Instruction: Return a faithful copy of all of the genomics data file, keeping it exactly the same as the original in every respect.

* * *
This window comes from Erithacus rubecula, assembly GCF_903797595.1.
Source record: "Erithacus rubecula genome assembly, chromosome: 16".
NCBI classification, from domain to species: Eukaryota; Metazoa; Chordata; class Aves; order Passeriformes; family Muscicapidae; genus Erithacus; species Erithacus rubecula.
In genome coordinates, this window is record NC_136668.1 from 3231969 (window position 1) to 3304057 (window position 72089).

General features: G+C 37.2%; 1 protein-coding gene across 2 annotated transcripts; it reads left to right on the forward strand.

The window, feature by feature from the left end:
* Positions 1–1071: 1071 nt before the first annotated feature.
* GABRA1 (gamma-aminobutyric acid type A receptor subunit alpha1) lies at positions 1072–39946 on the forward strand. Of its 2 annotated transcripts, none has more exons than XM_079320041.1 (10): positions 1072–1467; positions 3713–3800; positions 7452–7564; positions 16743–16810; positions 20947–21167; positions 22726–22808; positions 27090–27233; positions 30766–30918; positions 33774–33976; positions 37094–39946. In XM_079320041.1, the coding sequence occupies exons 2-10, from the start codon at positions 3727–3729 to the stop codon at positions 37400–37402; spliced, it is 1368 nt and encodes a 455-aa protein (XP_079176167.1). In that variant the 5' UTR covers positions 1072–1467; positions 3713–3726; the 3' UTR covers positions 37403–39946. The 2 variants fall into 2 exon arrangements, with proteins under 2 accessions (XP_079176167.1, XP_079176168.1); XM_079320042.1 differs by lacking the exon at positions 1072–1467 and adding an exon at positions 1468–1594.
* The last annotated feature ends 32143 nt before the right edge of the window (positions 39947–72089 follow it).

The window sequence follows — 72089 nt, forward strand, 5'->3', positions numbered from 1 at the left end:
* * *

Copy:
This window comes from Erithacus rubecula, assembly GCF_903797595.1.
Source record: "Erithacus rubecula genome assembly, chromosome: 16".
NCBI classification, from domain to species: Eukaryota; Metazoa; Chordata; class Aves; order Passeriformes; family Muscicapidae; genus Erithacus; species Erithacus rubecula.
In genome coordinates, this window is record NC_136668.1 from 3231969 (window position 1) to 3304057 (window position 72089).

General features: G+C 37.2%; 1 protein-coding gene across 2 annotated transcripts; it reads left to right on the forward strand.

The window, feature by feature from the left end:
* Positions 1–1071: 1071 nt before the first annotated feature.
* GABRA1 (gamma-aminobutyric acid type A receptor subunit alpha1) lies at positions 1072–39946 on the forward strand. Of its 2 annotated transcripts, none has more exons than XM_079320041.1 (10): positions 1072–1467; positions 3713–3800; positions 7452–7564; positions 16743–16810; positions 20947–21167; positions 22726–22808; positions 27090–27233; positions 30766–30918; positions 33774–33976; positions 37094–39946. In XM_079320041.1, the coding sequence occupies exons 2-10, from the start codon at positions 3727–3729 to the stop codon at positions 37400–37402; spliced, it is 1368 nt and encodes a 455-aa protein (XP_079176167.1). In that variant the 5' UTR covers positions 1072–1467; positions 3713–3726; the 3' UTR covers positions 37403–39946. The 2 variants fall into 2 exon arrangements, with proteins under 2 accessions (XP_079176167.1, XP_079176168.1); XM_079320042.1 differs by lacking the exon at positions 1072–1467 and adding an exon at positions 1468–1594.
* The last annotated feature ends 32143 nt before the right edge of the window (positions 39947–72089 follow it).

The window sequence follows — 72089 nt, forward strand, 5'->3', positions numbered from 1 at the left end: